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WHARTON, TX

WHARTON, TEXAS. Wharton, the county seat of Wharton County, is on the east bank of the lower Colorado River, forty-five miles from the Gulf of Mexico. It was part of the Caney Run mail route established by the Republic of Texas in 1838. The community was named after two leaders in the struggle for Texas independence, brothers John and William Wharton. The plantation community was first settled in 1846 by some of Stephen F. Austin's original colonists, and a post office was established in 1847. The first lieutenant governor of Texas, Albert Horton, was an early settler. Land for the courthouse square was donated by William Kincheloe and surveyed by Virgil Stewart and William J. E. Heard. Early settlers came from Alabama, Kentucky, Virginia, Georgia, and Mississippi. Jewish immigrants, arriving as early as the 1850s, established additional businesses and began the Congregation Shearith Israel, the only synagogue in a three-county area. Other settlers in the community included Swiss, German, Mexican, and Czech immigrants and descendants of plantation slaves. Early crops included potatoes, cotton, corn, rice, and sugar cane, and commercial enterprises included cattle, molasses, and sugar. At different times the community had a cotton oil mill, a sugar cane factory, gristmills, cotton gins, a milk processing plant and dairy, an ice plant, and numerous other industries. Oil and sulfur production in the outlying areas contribute to the town's economy. The population of Wharton was about 200 in the early 1880s. The New York, Texas and Mexican Railway was the first railroad to arrive at Wharton in 1881, followed by the Gulf, Colorado and Santa Fe in 1899. These two railroads brought a new influx of settlers, increasing the population to 1,689 in 1900 and 2,346 in 1920. In 1888 the first opera house opened. The city was incorporated in 1902, when most of the structures were of wood construction. A major fire that year destroyed a number of buildings, convincing businessmen and the city government to use brick construction with fire walls for all buildings within the city limits and to construct a water system with fire hydrants. A free library was established in 1902 by the New Century Club and adopted by the city in 1904. In 1935 the majority of this library's inventory was given to the Wharton Public School. The first public park was dedicated in 1913, and the Wharton Chamber of Commerce organized in 1919. The city experienced its greatest growth during the 1930s, increasing from 2,261 in 1930 to 4,386 in 1940. Wharton Little Theatre was organized in 1932, and Wharton County Junior College was established in 1946. The town's population reached 5,734 in 1960 and 7,881 in 1970. A community concert series was developed in the 1960s. By the 1980s Wharton had such diverse industries as Health-focus, the largest physical rehabilitation and therapy service in the nation; M. I. Drilling Fluids, a subsidiary of Magcobar Division of Dresser Industries; the Formosa Plastics Group, consisting of Nan Ya Plastics and J-M Manufacturing; Coastal Warehouse Limited, serving the agricultural industry; and Gulf Coast Medical Center and South Texas Medical clinics. The economy was also heavily dependent on the presence of the county government. In the 1980s Academy Award-winning screenwriter Horton Foote, a descendant of Lieutenant Governor Horton, lived in Wharton. The Wharton County Historical Museum is located in the community, which had a population of 9,033 in 1980 and 9,011 in 1990. In 2000 the population was 9,237.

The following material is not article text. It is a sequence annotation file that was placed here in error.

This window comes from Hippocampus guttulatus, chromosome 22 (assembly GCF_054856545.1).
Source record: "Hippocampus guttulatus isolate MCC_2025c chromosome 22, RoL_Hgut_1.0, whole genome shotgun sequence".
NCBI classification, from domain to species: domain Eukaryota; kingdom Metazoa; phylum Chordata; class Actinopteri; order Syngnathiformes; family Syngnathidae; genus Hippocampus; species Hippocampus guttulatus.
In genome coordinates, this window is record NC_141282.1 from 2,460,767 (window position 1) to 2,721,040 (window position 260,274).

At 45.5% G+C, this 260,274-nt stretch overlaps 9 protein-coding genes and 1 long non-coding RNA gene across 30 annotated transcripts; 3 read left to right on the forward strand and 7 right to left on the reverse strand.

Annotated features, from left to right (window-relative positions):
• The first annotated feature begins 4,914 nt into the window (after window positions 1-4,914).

BIBLIOGRAPHY: 

Houston Post December 31, 1949. Vertical Files, Dolph Briscoe Center for American History, University of Texas at Austin. Annie Lee Williams, A History of Wharton County (Austin: Von Boeckmann-Jones, 1964).

Ray Spitzenberger

Citation

The following, adapted from the Chicago Manual of Style, 15th edition, is the preferred citation for this article.

Ray Spitzenberger, "WHARTON, TX," Handbook of Texas Online (http://www.tshaonline.org/handbook/online/articles/hfw01), accessed August 22, 2014. Uploaded on June 15, 2010. Published by the Texas State Historical Association.
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